The White House announced on Wednesday that President Joe Biden has agreed to a plan to tighten income levels for those who would receive a $1,400 stimulus check in the next COVID-19 relief package.
The new restrictions on income would block nearly 17 million people who have gotten checks before from getting the direct payment.
Biden and Senate Democrats are looking to lower the level at which the payments would be phased out.
Under the proposed Senate plan, individuals making up to $75,000 (in adjusted gross income) would receive a $1,400 payment, with the amount decreasing as income levels climb. The payment would phase out completely for those making more than $80,000.
For those who file as head of household, full payment would go to those making less than $112,500, with the payment phasing out completely at an income of $120,000. For couples, $2,800 goes to those filing jointly and making up to $150,000, and phases out at $160,000.
The COVID-19 relief bill passed by the House Saturday would phase out direct payments to taxpayers with incomes between $75,000 and $100,000 for singles, $112,500 and $150,000 for single parents, and $150,000 and $200,000 for married couples.
The plan would mean that compared to the first two stimulus checks, 11.8 million fewer adults and 4.6 million fewer children would receive a payment, according to the Institute on Taxation and Economic Policy.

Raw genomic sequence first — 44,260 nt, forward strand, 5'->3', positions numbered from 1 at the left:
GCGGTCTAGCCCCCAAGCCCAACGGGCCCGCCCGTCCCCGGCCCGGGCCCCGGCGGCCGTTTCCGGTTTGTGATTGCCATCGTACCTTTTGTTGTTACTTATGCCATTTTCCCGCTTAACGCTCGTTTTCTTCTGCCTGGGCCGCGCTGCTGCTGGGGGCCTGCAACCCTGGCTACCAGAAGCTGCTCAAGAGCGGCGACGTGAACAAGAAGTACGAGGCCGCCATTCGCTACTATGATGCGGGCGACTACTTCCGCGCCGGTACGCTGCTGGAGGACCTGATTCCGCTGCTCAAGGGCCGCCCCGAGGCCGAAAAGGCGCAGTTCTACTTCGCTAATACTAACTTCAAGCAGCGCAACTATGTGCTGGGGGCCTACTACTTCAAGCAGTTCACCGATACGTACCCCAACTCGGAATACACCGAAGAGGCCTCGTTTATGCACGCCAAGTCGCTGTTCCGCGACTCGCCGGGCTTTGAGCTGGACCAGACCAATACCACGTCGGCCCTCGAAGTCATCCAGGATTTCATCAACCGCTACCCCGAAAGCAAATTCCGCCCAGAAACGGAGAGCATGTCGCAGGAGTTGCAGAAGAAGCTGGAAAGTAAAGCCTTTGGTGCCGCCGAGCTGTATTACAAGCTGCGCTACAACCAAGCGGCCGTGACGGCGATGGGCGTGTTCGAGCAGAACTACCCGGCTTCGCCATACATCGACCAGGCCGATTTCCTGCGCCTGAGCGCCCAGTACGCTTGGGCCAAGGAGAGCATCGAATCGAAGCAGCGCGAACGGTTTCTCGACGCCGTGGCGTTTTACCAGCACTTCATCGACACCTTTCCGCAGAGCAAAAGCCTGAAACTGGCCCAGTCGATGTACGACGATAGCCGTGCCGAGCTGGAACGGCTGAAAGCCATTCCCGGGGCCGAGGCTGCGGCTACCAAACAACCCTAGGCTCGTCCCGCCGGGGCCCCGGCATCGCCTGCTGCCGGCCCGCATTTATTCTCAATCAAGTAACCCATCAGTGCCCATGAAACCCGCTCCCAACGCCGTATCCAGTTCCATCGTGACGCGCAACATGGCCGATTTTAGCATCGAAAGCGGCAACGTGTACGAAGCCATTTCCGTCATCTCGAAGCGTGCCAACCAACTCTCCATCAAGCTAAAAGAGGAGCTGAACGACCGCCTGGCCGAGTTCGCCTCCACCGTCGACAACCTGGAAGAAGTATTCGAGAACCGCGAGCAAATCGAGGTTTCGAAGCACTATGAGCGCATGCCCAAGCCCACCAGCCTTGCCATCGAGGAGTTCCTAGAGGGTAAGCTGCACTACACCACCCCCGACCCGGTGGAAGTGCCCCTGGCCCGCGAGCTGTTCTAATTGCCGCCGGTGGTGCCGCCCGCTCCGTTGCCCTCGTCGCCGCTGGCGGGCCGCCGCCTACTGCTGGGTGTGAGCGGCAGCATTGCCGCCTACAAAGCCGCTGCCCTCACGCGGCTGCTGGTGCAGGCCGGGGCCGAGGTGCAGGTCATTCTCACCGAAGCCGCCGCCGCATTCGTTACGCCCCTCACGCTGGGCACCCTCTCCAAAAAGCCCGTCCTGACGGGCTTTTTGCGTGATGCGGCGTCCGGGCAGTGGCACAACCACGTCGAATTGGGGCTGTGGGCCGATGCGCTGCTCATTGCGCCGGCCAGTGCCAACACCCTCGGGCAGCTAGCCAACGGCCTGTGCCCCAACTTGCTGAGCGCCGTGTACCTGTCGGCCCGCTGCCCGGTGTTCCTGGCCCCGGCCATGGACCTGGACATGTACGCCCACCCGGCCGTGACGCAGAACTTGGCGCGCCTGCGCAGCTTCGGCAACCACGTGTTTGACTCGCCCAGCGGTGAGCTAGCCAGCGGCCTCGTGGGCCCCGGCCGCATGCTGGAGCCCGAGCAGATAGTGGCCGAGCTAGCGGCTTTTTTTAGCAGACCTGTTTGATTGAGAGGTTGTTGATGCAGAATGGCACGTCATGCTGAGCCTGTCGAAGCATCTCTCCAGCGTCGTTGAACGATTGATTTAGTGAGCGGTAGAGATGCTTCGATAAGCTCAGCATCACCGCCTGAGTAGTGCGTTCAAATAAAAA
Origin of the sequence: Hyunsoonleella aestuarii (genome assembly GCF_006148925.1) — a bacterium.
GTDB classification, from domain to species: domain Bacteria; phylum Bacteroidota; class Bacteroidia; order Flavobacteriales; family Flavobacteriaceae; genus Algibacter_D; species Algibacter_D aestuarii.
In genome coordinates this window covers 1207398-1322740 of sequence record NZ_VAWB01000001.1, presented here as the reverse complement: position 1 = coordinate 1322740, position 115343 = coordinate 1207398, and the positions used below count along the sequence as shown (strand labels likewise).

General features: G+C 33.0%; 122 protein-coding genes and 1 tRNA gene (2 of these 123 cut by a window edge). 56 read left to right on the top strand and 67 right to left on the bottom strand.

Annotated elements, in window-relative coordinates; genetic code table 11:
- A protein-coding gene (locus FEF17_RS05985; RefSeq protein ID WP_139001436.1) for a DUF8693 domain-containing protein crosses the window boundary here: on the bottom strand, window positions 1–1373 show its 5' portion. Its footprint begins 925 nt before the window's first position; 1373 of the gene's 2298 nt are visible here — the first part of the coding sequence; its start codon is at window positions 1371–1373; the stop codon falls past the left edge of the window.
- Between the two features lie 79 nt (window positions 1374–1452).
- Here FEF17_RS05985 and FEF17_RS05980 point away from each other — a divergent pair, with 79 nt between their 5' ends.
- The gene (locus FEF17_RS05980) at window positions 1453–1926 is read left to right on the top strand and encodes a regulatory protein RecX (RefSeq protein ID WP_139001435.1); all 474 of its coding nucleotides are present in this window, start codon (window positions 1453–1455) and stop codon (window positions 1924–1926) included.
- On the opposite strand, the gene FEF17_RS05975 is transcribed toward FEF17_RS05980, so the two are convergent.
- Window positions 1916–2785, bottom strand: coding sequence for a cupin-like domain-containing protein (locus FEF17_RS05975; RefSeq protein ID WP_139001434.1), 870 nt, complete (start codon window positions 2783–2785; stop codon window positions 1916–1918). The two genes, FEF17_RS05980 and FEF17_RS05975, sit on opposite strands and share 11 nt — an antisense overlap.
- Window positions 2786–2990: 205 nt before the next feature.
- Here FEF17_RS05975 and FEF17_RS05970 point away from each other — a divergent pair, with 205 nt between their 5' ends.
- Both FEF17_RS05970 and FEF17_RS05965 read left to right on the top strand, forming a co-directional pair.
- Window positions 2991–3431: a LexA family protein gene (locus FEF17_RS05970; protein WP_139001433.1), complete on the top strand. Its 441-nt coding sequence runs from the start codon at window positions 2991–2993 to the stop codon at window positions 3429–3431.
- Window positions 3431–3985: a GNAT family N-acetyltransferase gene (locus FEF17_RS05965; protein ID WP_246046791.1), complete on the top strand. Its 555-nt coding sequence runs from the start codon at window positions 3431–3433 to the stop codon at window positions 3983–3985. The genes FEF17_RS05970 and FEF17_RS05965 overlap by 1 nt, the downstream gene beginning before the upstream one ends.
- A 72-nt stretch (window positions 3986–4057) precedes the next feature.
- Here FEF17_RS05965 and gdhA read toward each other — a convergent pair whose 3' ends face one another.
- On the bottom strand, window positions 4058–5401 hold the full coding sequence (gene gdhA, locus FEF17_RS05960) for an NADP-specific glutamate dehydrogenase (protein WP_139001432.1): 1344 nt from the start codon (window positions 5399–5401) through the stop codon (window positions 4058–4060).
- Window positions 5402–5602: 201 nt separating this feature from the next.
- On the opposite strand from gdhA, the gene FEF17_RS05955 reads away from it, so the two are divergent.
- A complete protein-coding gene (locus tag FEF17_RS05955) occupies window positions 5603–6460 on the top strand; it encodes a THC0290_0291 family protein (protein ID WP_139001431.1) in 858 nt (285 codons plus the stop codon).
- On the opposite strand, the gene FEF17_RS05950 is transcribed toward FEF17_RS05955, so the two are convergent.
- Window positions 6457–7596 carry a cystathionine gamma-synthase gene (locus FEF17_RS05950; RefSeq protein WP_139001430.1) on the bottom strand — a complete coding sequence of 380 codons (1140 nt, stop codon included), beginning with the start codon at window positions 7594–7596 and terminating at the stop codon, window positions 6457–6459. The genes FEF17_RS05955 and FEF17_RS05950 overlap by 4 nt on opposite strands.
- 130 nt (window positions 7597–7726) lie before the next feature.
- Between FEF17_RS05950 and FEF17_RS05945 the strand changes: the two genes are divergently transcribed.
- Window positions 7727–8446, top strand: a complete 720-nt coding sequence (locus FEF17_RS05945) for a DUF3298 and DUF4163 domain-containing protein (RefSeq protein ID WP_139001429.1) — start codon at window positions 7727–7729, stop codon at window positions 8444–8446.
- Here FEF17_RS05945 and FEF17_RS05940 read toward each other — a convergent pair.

Overall, about 280 million Americans would still be eligible for stimulus payments, according to the ITEP.
As the Senate begins debate on the bill, some expressed support for the measure.
“I think we’re really in a good spot and, frankly, the most important thing is to get this done,” said Sen. Debbie Stabenow, D-Michigan.
Earlier in the day, White House Press Secretary Jen Psaki told reporters Biden is “comfortable” with where negotiations stand.
Others are slamming the administration for the proposed change.
“It will be a real problem if this gets undermined in the Senate,” Rep. Pramila Jayapal, D-Washington, said.
House. Rep. Alexandria Ocasio-Cortez, D-New York, tweeted: “Conservative Dems have fought so the Biden admin sends fewer & less generous relief checks than the Trump admin did.”
“It’s a move that makes little-to-no political or economic sense, and targets an element of relief that is most tangibly felt by everyday people. An own-goal,” Ocasio-Cortez wrote.
Republican Sen. Lisa Murkowski, Alaska, said Wednesday she believes the bill has “way too much excess,” but has not decided how she plans to vote on the measure, adding, “I’m coming from a state where people are saying we need some help,” she said.
Senate Minority Leader Mitch McConnell, R-Kentucky, left no doubt on where he stands on the bill.
“This is far, far out of proportion to what’s needed now, with vaccines going into arms and the economy already primed to literally roar back,” McConnell said Wednesday.
Cox Media Group